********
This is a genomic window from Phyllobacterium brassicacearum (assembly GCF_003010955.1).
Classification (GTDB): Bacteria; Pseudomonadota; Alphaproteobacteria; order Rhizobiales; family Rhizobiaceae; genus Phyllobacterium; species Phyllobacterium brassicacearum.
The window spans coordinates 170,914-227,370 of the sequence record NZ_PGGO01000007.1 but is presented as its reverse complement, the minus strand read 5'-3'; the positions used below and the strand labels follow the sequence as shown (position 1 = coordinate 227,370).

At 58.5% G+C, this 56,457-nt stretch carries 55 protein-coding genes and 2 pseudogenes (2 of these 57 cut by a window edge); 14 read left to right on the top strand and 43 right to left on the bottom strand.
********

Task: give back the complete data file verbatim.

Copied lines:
This is a genomic window from Phyllobacterium brassicacearum (assembly GCF_003010955.1).
Classification (GTDB): Bacteria; Pseudomonadota; Alphaproteobacteria; order Rhizobiales; family Rhizobiaceae; genus Phyllobacterium; species Phyllobacterium brassicacearum.
The window spans coordinates 170,914-227,370 of the sequence record NZ_PGGO01000007.1 but is presented as its reverse complement, the minus strand read 5'-3'; the positions used below and the strand labels follow the sequence as shown (position 1 = coordinate 227,370).

At 58.5% G+C, this 56,457-nt stretch carries 55 protein-coding genes and 2 pseudogenes (2 of these 57 cut by a window edge); 14 read left to right on the top strand and 43 right to left on the bottom strand.